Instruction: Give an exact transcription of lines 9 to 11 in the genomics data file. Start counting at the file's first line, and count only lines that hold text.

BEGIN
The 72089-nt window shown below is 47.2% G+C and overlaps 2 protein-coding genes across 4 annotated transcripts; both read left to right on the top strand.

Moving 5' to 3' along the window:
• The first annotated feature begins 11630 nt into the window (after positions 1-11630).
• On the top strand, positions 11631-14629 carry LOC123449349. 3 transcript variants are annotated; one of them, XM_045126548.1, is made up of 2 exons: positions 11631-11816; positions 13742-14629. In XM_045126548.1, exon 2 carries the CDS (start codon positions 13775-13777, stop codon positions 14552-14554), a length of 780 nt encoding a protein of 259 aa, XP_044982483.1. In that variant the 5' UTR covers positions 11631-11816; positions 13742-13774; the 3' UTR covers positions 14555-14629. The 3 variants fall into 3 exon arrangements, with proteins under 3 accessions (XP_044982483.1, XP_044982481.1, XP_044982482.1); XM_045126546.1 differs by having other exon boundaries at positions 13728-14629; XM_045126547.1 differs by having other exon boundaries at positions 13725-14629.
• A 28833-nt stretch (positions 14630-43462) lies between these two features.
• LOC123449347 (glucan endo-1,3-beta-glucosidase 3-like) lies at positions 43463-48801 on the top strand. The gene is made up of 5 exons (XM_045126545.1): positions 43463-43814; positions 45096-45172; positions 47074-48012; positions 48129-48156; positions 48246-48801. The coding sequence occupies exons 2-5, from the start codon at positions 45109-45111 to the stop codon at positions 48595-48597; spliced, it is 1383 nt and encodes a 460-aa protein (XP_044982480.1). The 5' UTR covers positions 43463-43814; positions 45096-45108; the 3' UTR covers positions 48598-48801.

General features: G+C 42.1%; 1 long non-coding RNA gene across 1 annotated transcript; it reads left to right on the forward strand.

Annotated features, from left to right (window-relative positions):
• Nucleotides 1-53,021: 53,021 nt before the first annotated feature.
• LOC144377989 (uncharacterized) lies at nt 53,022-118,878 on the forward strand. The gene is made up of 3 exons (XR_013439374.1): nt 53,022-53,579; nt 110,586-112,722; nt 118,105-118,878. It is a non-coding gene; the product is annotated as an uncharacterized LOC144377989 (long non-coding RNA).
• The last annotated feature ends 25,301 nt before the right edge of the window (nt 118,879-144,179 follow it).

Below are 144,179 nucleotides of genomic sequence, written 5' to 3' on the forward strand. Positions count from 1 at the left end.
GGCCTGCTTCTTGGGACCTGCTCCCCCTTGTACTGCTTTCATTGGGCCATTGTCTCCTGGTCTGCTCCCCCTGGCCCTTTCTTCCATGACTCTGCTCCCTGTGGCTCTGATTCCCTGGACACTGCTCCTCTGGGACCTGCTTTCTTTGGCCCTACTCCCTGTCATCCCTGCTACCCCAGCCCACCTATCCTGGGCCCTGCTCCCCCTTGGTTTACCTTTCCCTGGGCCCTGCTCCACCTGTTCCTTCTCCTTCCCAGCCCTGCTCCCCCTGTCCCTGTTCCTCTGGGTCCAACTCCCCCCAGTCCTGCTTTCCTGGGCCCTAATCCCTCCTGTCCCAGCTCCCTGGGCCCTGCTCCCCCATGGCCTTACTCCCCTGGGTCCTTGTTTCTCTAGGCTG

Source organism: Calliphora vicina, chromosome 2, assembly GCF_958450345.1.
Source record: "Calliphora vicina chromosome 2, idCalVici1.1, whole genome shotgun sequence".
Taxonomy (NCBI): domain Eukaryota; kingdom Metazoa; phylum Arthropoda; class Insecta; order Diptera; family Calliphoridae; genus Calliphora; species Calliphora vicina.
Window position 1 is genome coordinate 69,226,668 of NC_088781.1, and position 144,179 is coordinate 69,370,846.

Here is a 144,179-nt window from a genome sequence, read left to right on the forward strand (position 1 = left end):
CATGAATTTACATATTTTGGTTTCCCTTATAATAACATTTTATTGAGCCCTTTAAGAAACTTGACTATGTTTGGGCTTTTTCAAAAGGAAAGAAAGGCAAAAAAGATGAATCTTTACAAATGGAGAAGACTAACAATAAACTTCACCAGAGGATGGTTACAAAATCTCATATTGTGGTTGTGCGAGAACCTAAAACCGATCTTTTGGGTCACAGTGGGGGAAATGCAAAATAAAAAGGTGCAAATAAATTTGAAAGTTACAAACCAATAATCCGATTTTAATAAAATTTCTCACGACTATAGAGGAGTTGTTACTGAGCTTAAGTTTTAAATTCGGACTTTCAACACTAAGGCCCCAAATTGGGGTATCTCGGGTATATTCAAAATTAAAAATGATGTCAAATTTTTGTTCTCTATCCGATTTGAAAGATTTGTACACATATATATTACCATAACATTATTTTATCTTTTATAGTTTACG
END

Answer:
• Nucleotides 1-53,021: 53,021 nt before the first annotated feature.
• LOC144377989 (uncharacterized) lies at nt 53,022-118,878 on the forward strand. The gene is made up of 3 exons (XR_013439374.1): nt 53,022-53,579; nt 110,586-112,722; nt 118,105-118,878. It is a non-coding gene; the product is annotated as an uncharacterized LOC144377989 (long non-coding RNA).
• The last annotated feature ends 25,301 nt before the right edge of the window (nt 118,879-144,179 follow it).